Well here we go!! I'm entering the world of truck driving. Lots of emotions: nervous, excited, worried, apprehensive. I've lived in a totally different world for the past many years and there's a comfort level being in something familiar. But one must always be ready for change, huh?
Step one was taken just a week ago, when I was accepted by a government-run trucking school;very different from the private schools I've investigated, because not everyone who applies is taken in. At the introductory session,about 60 people showed up. Our host started things off by asking who in the room already had their Class 1 license. Two or three people put their hands up and the instructor asked ''...can't get a job, huh?'' She said this happens a lot.You get your license, but your lack of experience keeps you out of the job market. Same old, same old, huh? How can you get experience, if you can't get a job, but you can't get a job without the experience! My school has a reputation of turning out very good drivers who are treated by trucking companies as if they had 2 years experience on graduation. This is a good lesson for people entering the field. Ask the school you're investigating if graduates are hired by the industry.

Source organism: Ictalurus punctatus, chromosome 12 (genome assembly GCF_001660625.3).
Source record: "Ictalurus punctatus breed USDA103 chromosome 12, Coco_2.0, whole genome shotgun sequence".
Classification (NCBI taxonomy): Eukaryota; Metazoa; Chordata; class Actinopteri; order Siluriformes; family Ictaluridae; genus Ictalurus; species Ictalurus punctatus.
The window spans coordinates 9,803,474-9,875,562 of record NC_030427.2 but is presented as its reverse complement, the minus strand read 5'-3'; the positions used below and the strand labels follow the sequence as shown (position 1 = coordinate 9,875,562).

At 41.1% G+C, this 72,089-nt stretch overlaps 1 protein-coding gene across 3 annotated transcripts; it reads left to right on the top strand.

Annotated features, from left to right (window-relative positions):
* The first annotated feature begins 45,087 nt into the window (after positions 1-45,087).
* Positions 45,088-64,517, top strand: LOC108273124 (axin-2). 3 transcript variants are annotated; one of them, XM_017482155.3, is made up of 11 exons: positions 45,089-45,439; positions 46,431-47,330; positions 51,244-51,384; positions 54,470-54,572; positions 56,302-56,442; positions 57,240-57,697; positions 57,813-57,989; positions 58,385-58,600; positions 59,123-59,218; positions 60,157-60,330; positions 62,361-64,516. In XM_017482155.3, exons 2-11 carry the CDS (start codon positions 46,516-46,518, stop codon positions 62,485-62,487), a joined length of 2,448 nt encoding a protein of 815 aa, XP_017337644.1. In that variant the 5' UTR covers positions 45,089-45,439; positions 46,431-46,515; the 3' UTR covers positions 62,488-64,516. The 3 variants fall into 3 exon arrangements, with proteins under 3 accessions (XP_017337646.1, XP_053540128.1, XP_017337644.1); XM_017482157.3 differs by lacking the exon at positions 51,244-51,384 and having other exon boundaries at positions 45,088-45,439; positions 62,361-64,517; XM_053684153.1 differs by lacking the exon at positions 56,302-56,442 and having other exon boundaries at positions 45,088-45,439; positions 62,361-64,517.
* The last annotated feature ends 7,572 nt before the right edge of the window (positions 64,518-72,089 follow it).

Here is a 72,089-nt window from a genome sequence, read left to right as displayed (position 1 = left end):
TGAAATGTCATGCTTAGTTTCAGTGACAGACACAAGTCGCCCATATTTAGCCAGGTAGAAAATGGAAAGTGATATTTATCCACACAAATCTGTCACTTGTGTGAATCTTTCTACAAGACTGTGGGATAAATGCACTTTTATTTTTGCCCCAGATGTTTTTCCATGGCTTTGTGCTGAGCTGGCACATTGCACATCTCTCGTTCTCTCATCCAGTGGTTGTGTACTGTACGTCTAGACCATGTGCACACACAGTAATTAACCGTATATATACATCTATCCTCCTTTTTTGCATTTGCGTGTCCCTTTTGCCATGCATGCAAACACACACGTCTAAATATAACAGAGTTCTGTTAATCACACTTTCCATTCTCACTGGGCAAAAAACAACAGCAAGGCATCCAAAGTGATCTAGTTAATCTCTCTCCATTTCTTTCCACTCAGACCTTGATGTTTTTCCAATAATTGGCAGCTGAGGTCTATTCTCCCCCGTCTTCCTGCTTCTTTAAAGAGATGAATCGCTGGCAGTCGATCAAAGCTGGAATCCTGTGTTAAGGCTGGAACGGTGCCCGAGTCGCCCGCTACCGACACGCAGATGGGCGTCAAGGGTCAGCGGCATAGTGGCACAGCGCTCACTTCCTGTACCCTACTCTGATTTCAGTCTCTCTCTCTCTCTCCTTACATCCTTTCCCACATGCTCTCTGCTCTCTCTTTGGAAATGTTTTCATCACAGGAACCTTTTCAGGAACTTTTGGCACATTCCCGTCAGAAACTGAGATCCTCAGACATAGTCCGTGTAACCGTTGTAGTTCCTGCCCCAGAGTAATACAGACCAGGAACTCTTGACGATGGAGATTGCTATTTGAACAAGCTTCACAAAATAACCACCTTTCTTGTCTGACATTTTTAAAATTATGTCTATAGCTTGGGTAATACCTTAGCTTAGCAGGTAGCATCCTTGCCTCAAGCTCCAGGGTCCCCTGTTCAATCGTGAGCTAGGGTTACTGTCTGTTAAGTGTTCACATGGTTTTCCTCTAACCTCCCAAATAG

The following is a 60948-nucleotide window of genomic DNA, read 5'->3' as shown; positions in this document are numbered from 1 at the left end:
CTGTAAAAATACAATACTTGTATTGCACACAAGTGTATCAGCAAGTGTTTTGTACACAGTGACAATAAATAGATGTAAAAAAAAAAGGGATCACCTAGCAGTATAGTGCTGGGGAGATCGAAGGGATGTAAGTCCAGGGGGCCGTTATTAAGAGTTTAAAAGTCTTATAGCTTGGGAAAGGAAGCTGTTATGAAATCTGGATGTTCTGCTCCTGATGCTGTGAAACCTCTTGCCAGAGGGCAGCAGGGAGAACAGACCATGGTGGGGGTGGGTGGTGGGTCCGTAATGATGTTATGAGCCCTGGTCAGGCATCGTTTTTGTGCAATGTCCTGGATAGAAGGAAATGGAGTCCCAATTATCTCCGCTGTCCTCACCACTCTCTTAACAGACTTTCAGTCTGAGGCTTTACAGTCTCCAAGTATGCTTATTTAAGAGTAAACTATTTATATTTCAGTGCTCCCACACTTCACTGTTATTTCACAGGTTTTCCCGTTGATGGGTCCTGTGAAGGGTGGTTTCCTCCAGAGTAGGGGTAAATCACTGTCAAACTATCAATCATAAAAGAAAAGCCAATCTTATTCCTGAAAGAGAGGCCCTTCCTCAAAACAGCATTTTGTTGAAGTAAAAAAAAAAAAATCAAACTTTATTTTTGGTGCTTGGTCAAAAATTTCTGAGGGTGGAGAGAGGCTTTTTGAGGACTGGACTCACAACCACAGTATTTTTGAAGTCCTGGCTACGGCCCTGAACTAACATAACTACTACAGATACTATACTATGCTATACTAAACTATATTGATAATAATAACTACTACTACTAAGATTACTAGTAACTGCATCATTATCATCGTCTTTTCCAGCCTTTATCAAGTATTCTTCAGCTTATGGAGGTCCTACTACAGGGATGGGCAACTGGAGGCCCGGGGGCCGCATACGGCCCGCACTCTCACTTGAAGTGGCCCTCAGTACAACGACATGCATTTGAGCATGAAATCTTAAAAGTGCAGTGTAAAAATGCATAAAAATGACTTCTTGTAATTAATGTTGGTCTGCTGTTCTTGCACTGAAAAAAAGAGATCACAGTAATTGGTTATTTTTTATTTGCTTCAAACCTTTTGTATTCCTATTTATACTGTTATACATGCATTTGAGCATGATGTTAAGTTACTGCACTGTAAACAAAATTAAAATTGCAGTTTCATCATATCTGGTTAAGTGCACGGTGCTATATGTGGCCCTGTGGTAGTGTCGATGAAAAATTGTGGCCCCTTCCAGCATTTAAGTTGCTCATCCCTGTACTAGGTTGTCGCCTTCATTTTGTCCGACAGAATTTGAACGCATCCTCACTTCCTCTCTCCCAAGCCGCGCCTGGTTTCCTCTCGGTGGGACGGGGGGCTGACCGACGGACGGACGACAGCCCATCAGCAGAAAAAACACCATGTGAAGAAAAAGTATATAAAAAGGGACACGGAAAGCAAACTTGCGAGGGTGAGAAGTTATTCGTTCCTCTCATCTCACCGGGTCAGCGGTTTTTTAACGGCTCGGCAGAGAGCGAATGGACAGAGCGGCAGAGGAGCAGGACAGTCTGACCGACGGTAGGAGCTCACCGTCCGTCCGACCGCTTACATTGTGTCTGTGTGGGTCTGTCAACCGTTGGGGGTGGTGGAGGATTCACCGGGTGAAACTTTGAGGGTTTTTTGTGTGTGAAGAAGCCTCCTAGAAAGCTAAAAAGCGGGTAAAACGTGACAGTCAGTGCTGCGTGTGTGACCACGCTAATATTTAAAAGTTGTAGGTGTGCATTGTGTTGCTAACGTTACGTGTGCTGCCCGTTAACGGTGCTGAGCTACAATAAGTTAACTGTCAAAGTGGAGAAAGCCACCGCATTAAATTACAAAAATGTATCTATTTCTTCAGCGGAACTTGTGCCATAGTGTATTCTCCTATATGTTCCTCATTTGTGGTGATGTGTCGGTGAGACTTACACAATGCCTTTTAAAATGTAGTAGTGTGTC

The school I'm going to attend has set up a lengthy in-depth process, to weed out people who aren't really serious about trucking. (For example,there are some people who use the school to extend their unemployment benefits.) One of the interesting tests; you had to select 20 words out of a list of 180, to describe yourself. I could have chosen about 50 of the words, so you had to do a bit of thinking. You also had to have a clean driving record. If you have ever been convicted of drunk-driving, you were pretty well guaranteed to wash out.
The course is 6 months long. Our host told us to not even think about working and going to school, because the course is complex, involved and hard; 8 hours a day and then there's homework.
One thing that has stuck in my mind from that opening session; that if you think all you're going to learn at truck-driving school is how to drive a truck, you are wrong. We'll learn about safety first and foremost. We'll learn how to load a truck, how to balance the load; the rules; the penalties; how to cross the border. That first night was a powerful learning curve. I got a peek into what's coming and I couldn't be more excited.
Electric APUs have started gaining acceptance. These electric APUs use battery packs instead of the diesel engine on traditional APUs as a source of power. The APU's battery pack is charged when the truck is in motion. When the truck is idle, the stored energy in the battery pack is then used to power an air conditioner, heater, and other devices
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